Interestingly, the response from people of African descent was not uniform. Patterns emerged in the identities of her critics and defenders, with criticisms overwhelmingly coming from black Americans, while black Britons defended her outfit as an appreciation of Jamaican culture as well as a way of celebrating her birth neighborhood of Tottenham, which is home to one of the largest diasporas of African-Caribbean people in the world.

While normally I would just ignore this kind of controversy or put it down to the idiocy of the cancel culture that both the left and right engage in, I’m working through Cristina Bichierri’s The Grammar of Society (CE*) this week with my undergrads and it struck me that something more interesting was going on than first appeared.

Classical liberals can sometimes (myself included) fall into the trap of emphasizing Hayekian local knowledge in terms of economic knowledge, such as scarcity on the ground or crop conditions. But as most of us also know, there are lots of other forms of local knowledge that matter a lot too, which is why I find Bichierri’s discussion helpful. Particularly relevant here is her argument that all norms are local in nature. People use norms as heuristics to help them navigate complex social situations with some predictability, relying on the expectations they have about what others around them are doing and adapting based on reciprocal expectations about what people are or should be doing. But these norms themselves require extremely local knowledge about what people in this particular situation or this particular context are doing or expect others to do.

What’s fascinating about the internet and the cancel culture it seems to engender is that at the same time it brings people together from all over the world, it decontextualizes those people, removing them from their local situations and all the relevant facts, norms, and guideposts they used in the moment to determine what to do. Given the nature of the Internet there’s almost no way to avoid this decontextualization, the loss of local knowledge and local norms. This decontextualization makes it very likely that we will make errors about why someone behaved in a particular way.

But decontextualization is dangerous for an even more foundational reason Bichierri discusses. It doesn’t just lead us to make factually incorrect judgments about what other people are doing. It also makes it more likely that we will make a fundamental attribution error when we judge other people. People are not only calling Adele out for something that appeared to be completely appropriate in the social context in which she lives (and in fact is a sign of solidarity with the people of color in her community), but they are also jumping to conclusions about her essential nature, with anonymous users in more than one location discussing her as a “typical white woman” as though wearing bikinis of the Jamaican flag is just what we expect white women to do. One black American journalist concluded on Twitter, “this marks all of the top white women in pop as problematic”, again signaling that Adele’s behavior was not in fact a nuanced reaction to local norms during a celebration of culture but in fact a function of her essence as a white woman. Bichierri’s discussion asks us to take more seriously the way in which decontextualizing people’s behavior makes us even more likely to make these kinds of fundamental attribution errors, leading to even greater levels of polarization and cultural anger.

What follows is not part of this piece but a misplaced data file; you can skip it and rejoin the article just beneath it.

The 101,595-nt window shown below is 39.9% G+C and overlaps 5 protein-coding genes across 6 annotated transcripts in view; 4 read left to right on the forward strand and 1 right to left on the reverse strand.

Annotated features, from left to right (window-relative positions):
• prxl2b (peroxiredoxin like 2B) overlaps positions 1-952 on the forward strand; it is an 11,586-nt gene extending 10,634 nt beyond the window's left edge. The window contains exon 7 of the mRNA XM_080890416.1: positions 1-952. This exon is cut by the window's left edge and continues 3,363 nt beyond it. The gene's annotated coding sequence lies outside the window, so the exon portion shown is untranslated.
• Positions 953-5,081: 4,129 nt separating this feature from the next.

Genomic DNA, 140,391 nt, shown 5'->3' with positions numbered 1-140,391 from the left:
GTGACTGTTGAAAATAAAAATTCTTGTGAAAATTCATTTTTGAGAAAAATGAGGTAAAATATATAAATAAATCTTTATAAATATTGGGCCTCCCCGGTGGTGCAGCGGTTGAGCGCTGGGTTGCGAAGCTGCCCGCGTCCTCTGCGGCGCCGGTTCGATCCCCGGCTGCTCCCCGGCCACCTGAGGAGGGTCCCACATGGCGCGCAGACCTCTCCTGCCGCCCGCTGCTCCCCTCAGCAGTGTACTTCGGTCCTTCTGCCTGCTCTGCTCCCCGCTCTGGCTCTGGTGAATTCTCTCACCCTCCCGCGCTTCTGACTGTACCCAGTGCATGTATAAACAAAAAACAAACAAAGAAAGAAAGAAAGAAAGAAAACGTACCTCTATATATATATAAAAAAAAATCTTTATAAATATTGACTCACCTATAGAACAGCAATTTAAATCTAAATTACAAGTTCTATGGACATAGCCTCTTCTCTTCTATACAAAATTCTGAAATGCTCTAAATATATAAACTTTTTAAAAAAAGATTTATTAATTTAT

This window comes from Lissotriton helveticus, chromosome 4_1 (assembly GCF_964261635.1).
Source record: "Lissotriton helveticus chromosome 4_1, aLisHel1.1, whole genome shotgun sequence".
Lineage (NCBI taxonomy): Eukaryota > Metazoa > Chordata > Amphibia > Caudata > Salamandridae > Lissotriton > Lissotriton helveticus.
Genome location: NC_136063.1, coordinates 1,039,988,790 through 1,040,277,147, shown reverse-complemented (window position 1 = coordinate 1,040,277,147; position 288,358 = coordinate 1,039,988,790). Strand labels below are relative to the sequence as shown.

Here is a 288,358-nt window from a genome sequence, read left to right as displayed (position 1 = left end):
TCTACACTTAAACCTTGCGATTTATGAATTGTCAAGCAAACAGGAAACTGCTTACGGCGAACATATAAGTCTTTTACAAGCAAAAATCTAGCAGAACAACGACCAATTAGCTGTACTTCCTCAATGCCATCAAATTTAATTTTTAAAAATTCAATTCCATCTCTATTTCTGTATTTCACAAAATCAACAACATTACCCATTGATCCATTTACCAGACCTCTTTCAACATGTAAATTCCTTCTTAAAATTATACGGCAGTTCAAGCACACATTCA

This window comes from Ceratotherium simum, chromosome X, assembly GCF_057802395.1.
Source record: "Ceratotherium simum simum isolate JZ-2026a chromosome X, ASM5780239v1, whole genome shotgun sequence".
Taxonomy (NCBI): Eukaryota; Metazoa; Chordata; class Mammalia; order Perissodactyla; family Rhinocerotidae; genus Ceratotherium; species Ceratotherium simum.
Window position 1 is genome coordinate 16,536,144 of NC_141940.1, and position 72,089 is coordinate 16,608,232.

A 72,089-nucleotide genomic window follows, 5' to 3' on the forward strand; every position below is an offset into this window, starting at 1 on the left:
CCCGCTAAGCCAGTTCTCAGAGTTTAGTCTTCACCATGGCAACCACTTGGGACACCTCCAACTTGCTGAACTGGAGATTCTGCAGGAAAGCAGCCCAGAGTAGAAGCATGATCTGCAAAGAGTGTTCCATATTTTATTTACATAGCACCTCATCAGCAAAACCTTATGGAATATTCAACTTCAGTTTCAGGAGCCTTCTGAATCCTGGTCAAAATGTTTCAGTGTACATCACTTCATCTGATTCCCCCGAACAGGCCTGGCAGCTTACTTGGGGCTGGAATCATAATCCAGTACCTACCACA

None of this means celebrities don’t sometimes (perhaps often!) make very stupid decisions. It also doesn’t mean we can’t praise or blame people, which would seem to be an important function in a free society where we want to avoid state coercion as much as possible. But praise and blame are most likely to be accurate and most likely to be effective when we know the people involved, have existing relationships with them, and understand the norms and general context of the situation they are reacting to. Both Bichierri’s and Hayek’s emphasis on local knowledge ask us to use caution when engaging in shaming of those we do not know, whose motivations and goals remain opaque to us. It is in effect, a call for both humility and humanity, which we could all use more of these days.

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Fact-Checking and the Conditions of Responsible Citizenship

The history of classical liberal thought is replete with (empirical) arguments that run basically this way: If the government increases its involvement in X, then ordinary people will stop seeing X as their responsibility. Instead of being concerned about X and working to advance X, they will leave care of X to the state, which will do a worse job at it.

Perhaps the most frequent context in which this argument is invoked involves care for the less fortunate. To wit, if we take it that the government bears responsibility for caring for the poor and downtrodden, this will predictably (and unfortunately) undercut support for mutual aid organizations that can often leverage local knowledge to be more effective at alleviating problems than large, centralized bureaucracies like states. Here’s Wilhelm von Humboldt in a characteristic passage (from The Limits of State Action).

As each individual abandons himself to the solicitous aid of the State, so, and still more, he abandons to it the fate of his fellow-citizens. This weakens sympathy and renders mutual assistance inactive; or, at least, the reciprocal interchange of services and benefits will be most likely to flourish at its liveliest, where the feeling is most acute that such assistance is the only thing to rely upon; and experience teaches us that oppressed classes of the community which are, as it were, overlooked by the government, are always bound together by the closest ties.